Unlike the Auditorium’s middle-ground stance, the Concert is very much an enlargement of the Parlor guitar, with a shallower body, deeper waist, and shoulders smaller than its hips. Another relatively new body style, the Concert was designed to make a bigger, richer Parlor without abandoning its unique sounds or adopting the darker tones of larger-sized guitars. The Concert’s smaller size and compact dimensions make it ideally suited for fingerstyle playing.


The Concert has an even more pronounced waist than the Auditorium, which serves to keep overtones in check for a crisper, less harmonically dense delivery. While producing more bass than a Parlor, the Concert has a significantly reduced bass presence when compared to an Auditorium or Dreadnought, and favors crisper highs and mids. The Concert is aimed at taking the unique but relatively low-volume Parlor sound to performance volume levels for players who rarely intend to strum out chords.


Which is Right for Me? 


There’s a reason and a use for all styles of guitar and of course, there’s a lot of overlap and a few “can’t do that’s” between the Dreadnought and Auditorium. The booming ballast of the Dreadnought is an iconic part of modern music and truly the best fitted, out of the box, to stand up to electric instruments and the most cutting with rhythm guitar. In the bluegrass world, the Dreadnought is practically the first and last word in instrument options due to its drive and focus. The Auditorium, on the other hand, stands out in live solo performances and offers a unique tone that modern recording techniques are well equipped to capture. And for a brighter sound than an Auditorium or Dreadnought, but more bass than a Parlor, there's always the Concert.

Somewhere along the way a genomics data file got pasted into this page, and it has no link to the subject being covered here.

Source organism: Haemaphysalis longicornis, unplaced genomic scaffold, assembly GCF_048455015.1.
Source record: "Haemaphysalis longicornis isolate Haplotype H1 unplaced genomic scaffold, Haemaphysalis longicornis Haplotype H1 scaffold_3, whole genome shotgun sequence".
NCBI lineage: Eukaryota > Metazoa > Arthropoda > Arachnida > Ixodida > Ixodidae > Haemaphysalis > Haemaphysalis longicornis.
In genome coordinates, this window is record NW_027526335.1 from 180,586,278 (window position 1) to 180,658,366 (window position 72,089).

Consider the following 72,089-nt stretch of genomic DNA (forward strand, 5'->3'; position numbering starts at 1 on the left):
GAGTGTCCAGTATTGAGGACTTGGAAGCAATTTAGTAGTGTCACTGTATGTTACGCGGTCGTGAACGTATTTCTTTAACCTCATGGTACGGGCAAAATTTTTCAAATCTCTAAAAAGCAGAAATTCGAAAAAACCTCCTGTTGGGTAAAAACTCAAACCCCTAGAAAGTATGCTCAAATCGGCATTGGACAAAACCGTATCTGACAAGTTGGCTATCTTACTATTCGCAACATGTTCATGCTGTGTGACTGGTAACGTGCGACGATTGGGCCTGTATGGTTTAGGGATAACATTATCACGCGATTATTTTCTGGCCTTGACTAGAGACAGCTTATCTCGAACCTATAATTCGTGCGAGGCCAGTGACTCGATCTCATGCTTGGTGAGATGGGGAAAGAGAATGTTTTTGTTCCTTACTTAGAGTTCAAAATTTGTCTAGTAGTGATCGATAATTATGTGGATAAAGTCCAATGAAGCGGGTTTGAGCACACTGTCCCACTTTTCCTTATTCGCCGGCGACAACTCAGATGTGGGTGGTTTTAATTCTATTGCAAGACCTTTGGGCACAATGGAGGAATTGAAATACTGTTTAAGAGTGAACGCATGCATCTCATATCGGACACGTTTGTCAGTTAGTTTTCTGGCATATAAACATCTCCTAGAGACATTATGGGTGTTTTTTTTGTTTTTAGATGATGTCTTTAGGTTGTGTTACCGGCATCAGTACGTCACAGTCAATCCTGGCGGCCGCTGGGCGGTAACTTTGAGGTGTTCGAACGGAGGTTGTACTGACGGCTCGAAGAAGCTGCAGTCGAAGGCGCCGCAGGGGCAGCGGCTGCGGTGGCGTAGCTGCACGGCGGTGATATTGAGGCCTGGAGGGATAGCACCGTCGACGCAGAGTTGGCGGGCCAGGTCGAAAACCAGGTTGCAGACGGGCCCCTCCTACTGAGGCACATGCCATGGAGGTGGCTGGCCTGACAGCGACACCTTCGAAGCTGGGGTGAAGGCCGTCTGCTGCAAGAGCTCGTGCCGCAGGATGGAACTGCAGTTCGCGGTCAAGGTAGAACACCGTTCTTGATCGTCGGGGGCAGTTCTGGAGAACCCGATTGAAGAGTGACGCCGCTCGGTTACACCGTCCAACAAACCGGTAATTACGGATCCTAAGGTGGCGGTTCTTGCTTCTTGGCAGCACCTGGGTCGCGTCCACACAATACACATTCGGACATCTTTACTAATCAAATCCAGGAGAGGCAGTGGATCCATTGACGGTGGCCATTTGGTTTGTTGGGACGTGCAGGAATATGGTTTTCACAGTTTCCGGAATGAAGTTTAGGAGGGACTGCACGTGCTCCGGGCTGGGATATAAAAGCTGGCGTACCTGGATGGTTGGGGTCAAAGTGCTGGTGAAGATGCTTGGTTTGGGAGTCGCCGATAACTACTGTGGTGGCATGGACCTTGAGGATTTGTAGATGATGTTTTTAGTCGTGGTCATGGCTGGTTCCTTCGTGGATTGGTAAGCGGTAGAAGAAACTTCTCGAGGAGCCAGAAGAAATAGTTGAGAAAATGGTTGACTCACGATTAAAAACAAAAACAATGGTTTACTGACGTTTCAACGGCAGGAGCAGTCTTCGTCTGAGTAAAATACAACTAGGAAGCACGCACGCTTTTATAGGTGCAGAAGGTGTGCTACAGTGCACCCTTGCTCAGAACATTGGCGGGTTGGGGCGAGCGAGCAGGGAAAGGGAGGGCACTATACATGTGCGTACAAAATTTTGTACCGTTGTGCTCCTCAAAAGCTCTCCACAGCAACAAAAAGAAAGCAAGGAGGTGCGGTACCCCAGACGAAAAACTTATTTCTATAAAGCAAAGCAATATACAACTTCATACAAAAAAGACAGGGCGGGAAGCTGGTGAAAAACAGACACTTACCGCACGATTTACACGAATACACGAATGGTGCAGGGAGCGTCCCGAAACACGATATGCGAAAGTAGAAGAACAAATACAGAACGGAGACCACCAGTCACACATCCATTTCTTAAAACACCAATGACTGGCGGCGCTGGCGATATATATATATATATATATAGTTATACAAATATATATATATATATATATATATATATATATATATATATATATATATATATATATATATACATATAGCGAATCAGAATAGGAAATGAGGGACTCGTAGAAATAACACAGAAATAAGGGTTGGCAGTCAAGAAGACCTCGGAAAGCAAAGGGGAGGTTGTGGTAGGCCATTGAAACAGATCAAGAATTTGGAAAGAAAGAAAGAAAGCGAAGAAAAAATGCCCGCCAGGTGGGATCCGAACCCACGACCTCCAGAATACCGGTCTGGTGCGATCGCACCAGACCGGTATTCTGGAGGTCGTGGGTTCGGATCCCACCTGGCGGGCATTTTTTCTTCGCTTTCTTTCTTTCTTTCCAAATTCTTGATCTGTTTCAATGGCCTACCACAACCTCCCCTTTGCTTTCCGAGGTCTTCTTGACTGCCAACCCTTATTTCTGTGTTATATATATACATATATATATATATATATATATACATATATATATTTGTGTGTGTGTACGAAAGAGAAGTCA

Examples of current Dreadnought Guitars


Gibson Hummingbird

Martin D-28

Taylor 810



Examples of current Auditorium Guitars


Taylor 814

Martin 000-15

Breedlove Premier Auditorium


Examples of current Concert Guitars


Taylor 412

Breedlove Solo Concert CE

Gretsch G9531 Style Double-0





Chris Loeffler is a multi-instrumentalist and the Content Strategist of Harmony Central. In addition to his ten years experience as an online guitar merchandiser, marketing strategist, and community director he has worked as an international exporter, website consultant and brand manager. When he’s not working he can be found playing music, geeking out on guitar pedals and amps, and brewing tasty beer. 


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sit'njam  |  June 05, 2017 at 3:38 pm
I love my Martin dread and play it at acoustic jams with others also playing dreads.  I'm planning on getting a Taylor auditorium as I do a lot of soloing,  think it will be comfortable to play and add a slightly different sound,  but am (slightly) concerned about being heard.  I think the solution may be using a thicker pick than my usual .73mm.  
Barry-iY2YV  |  June 05, 2017 at 2:01 pm
Great article - thanks!